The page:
Wednesday, May 1, 2013
Mud tells the tale of two young boys-- Ellis (a terrific Tye Sheridan, who was one of the sons in The Tree of Life), a sensitive, searching young lad and Neckbone (Jacob Lofland, making his acting debut), the more pragmatic and cynical of the two. On a seemingly routine, boys-will-be-boys type of adventure, the two find a boat wedged in a tree on a nearby island off their riverbed shanty homes. It's a beguiling and nearly poetic image from the start. A relic likely transplanted there after a storm, but a perfectly engaging and surreal setup for a playtime adventure. The mood and danger of Mud arises upon the arrival of Matthew McConaughey who plays a fugitive (referred to as "Mud") who has sought solace on the island and has claimed the boat as his own. Afraid, but also intrigued, the boys wage to help the man.
Mud showcased another exciting entry in the journeyman rebirth of Matthew McConaughey. As Mud, he is asked to be calming, romantic, fatherly and dangerous in the same breath. It's a testament to his last minute resurgence as a serious and convicted performer that the once eternally trapped movie star of banal romantic comedies, feels and reads perfectly in sync with his character. It's further testament, that within the stretch of a calendar year, the actor has travailed through fascinatingly imperfect films such as Magic Mike, The Paperboy, Bernie and this one, and seemingly revitalized all of them by his mere presence and sense of discovery throughout them.
He invests more than anything a thoughtfulness to Mud as a lovestruck loner as he relays the story of his doomed love Juniper (Reese Witherspoon.) This appeals mostly to Ellis who comes from a home that is one edges of coming apart and his teenage impulses are starting to coalesce. Thus a plea is drawn-- the boys will help Mud in gathering food and spare parts to repair the boat in the tree-- Neckbone is drawn in more so because Mud promises him a pistol in exchange and as second fiddle to Ellis. The most industrious and beguiling portion of Mud is in inception as the film delves into more conventional Old West terrain with a noisy and trigger-happy conclusion, nearly devoid of catharsis. The overall tidiness of the conclusion seems a bit false in the onset of story built from the intriguing messiness of its premise and all the stretched truths and tall tales it tells. But in the journey, Nichols creates a memorable and interesting mood study. The supporting players are aces as well including unshowy, but tenderly drawn showcases for Sam Shepard, Sarah Paulson and Michael Shannon.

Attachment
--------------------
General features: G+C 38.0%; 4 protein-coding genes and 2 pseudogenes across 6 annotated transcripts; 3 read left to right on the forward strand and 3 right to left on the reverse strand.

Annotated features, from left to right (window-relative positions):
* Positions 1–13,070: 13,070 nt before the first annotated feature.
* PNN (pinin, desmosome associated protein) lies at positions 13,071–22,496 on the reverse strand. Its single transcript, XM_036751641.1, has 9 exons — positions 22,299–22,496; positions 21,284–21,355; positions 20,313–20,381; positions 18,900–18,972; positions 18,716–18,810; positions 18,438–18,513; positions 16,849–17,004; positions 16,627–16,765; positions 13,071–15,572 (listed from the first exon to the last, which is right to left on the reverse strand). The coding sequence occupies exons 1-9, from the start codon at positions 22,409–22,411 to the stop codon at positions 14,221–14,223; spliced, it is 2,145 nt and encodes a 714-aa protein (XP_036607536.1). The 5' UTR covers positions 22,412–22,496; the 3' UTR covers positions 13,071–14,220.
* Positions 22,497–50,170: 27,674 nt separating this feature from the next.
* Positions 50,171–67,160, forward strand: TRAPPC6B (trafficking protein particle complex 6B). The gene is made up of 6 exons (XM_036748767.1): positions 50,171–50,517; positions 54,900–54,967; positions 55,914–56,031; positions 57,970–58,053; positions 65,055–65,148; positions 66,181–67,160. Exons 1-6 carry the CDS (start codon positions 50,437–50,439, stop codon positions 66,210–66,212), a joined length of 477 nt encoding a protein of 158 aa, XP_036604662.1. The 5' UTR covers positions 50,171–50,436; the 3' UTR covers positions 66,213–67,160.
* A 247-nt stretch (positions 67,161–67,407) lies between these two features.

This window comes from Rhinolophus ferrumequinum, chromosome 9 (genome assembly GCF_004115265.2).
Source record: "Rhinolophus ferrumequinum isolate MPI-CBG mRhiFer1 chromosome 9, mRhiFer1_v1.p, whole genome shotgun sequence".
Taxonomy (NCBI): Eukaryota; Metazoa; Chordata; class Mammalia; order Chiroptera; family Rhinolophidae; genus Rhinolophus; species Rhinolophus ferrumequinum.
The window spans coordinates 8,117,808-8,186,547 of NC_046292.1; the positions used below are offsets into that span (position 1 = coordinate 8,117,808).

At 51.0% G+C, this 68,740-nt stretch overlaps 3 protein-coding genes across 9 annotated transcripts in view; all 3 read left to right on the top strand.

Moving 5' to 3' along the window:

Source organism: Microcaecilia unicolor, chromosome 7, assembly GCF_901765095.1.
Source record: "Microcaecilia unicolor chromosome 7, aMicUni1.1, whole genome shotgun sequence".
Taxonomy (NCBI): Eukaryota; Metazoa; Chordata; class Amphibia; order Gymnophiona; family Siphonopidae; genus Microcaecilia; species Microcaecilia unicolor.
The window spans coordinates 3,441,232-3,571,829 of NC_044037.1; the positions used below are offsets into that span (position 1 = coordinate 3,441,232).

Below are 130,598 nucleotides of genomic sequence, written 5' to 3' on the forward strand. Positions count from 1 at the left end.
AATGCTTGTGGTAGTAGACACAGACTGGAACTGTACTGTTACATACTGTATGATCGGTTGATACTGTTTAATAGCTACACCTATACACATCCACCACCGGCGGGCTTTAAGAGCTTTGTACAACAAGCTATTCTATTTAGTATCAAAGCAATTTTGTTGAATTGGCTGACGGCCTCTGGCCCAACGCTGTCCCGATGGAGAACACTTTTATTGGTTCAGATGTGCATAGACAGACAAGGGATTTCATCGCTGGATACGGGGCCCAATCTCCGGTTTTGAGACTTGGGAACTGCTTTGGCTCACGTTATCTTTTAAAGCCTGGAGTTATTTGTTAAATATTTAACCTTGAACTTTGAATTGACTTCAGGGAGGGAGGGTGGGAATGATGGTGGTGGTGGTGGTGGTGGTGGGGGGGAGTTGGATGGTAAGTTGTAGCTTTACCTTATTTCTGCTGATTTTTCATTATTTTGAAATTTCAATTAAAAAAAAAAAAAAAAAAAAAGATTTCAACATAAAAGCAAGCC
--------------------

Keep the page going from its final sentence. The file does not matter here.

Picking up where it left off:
It's nearly novelistic by design, but Nichols has a sweeping flow of the rhythms of character and intrusive visual scheme that is lovely to look at times. If perhaps it feels a bit of come down from the bravura metaphysics he was playing with in his last film in the mesmerizing 2011 indie apocalypse tale Take Shelter, the promise and intrigue of an American journeyman filmmaker still looms strong. Mud is certainly a film worthy of a look and a thought, I just wished it lingered a bit longer. B-